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Madeleine Fort, Austin Greene, Halley Pollock-Muskin, and Aidan McLaughlin

catapult and used the computational model to determine what

force is required to pull the swing arm of the catapult in order

to have a projectile land a specified distance away. A user can

input the coordinates of a target and our model can compute the

tension required between the swing arm and tension arm, the

rotation of the base plate, and the position of the stop arm to

fire a projectile to those coordinates. The smart catapult then

uses motors to adjust the tension arm, base plate, and stop arm.

Our simulations align with our expected behavior of the system.

When comparing experimental data to what our model predicts,

we found that the landing distances followed similar parabolic

patterns but the experimental data had shorter distances. Our

goal is to build a catapult that incorporates a computational,

experimental, and physics model. The computational model is

based on the analytical model and we want the computational

model to reflect the physical system. Our work also serves as an

educational resource for others. It is an example of a project that

incorporates hands on experimentation, use of microprocessors,

and physics modeling in a compelling fashion that could recreated

in a classroom setting.

KeywordsArduino, Catapult, Modeling and Simulation.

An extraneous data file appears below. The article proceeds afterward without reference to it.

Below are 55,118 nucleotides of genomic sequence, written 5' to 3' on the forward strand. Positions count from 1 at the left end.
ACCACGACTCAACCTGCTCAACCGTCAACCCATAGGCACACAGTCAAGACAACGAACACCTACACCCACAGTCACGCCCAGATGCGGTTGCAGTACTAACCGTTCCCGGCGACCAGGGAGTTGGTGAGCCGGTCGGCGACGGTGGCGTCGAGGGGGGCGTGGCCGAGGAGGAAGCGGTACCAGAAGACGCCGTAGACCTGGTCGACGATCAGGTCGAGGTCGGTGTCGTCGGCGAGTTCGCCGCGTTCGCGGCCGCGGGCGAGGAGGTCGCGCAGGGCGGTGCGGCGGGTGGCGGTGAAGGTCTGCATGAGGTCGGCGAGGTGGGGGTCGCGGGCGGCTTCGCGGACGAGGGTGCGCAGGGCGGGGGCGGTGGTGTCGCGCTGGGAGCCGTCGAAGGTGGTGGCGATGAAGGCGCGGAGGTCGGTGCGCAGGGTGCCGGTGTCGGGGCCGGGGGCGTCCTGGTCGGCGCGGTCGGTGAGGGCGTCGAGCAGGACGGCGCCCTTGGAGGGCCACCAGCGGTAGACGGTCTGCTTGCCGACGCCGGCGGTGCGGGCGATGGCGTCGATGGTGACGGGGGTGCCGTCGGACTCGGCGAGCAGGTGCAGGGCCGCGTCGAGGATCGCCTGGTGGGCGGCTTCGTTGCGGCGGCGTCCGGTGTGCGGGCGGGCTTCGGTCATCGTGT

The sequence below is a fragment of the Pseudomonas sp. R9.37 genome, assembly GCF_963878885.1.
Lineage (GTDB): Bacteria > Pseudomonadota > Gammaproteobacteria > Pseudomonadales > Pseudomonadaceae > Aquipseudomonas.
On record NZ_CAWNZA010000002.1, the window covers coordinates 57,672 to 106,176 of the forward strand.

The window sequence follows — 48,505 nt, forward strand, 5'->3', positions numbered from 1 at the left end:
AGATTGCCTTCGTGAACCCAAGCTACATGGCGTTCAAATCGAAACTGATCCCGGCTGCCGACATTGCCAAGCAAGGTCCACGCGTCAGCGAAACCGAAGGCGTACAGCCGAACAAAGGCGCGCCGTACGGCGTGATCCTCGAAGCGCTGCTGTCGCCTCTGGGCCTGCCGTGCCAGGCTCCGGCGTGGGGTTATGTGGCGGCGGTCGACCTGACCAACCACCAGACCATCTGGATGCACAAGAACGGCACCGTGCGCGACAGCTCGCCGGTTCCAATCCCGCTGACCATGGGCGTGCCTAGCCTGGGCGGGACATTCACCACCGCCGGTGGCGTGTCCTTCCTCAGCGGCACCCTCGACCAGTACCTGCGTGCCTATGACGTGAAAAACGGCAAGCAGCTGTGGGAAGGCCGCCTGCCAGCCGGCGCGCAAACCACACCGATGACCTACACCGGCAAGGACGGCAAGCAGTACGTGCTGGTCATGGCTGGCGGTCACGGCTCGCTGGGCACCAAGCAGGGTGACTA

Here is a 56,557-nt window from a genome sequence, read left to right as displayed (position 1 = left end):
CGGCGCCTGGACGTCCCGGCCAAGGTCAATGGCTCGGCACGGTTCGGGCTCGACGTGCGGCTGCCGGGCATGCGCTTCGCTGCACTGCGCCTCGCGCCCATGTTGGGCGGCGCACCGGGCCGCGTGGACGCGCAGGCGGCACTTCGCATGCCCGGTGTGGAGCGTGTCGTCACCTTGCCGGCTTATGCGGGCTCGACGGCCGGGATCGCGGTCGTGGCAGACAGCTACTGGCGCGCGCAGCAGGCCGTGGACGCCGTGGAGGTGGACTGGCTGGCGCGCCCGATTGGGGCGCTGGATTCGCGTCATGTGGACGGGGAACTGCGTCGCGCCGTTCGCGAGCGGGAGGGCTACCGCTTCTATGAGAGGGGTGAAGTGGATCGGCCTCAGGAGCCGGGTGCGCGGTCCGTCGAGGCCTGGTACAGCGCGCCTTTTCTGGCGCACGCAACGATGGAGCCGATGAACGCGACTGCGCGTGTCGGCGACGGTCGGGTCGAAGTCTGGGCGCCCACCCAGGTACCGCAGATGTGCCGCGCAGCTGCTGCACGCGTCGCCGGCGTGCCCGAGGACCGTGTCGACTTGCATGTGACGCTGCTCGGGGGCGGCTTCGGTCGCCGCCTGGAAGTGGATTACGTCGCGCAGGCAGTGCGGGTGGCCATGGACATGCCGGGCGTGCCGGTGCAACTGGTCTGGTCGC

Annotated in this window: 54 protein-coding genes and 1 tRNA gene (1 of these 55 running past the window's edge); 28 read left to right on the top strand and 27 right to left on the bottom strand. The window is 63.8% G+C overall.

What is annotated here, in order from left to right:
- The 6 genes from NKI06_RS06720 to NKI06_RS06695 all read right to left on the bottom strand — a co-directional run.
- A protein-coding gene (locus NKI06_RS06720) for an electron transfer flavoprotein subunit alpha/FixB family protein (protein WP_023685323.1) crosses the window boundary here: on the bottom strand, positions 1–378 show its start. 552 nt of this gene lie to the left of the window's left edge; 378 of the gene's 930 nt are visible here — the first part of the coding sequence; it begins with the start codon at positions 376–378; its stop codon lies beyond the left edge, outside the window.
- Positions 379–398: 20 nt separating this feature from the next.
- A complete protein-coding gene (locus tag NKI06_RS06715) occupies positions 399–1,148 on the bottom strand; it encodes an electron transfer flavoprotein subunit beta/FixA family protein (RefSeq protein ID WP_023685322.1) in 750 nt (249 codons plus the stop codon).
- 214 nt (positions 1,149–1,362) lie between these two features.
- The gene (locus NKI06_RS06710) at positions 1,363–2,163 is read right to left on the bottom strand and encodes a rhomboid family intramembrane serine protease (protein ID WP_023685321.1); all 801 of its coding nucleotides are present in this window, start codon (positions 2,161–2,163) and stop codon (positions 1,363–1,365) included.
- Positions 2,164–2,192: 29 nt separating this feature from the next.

I. I NTRODUCTION

A. Purpose

For our project we are modeling the behavior of a catapult

and constructing it according to the design shown in Figure

1. The system we are creating is able to take a user input

distance and projectile mass and determine what launch angle

is appropriate. We are building this catapult as an exercise

in combining mechanical and electrical components into a

working system and are using a physical catapult to validate

our analytical physics model and computer simulation. The

work were doing can be useful to any one considering the construction of an Arduino controlled catapult, which has potential

educational applications, such as an introduction to embedded

systems (Arduino) or experience in system integration.

Our goals are to gain a better understanding of physics by

going through the process of creating a computational model

based off of our analytical model of the system, and then

actually creating the catapult to see how well we can model

the physical system both analytically and computationally.

B. Rationale and Approach

We began by studying what examples of Arduino controlled

catapults we could find online and decided to model our

catapult on the predominant design we found[10] , displayed

in Figure 1. None of the documentation we have encountered

measures the accuracy of the final product, so we intend to

report on the performance of our catapult by comparing it

to our simulations of the system. Another improvement we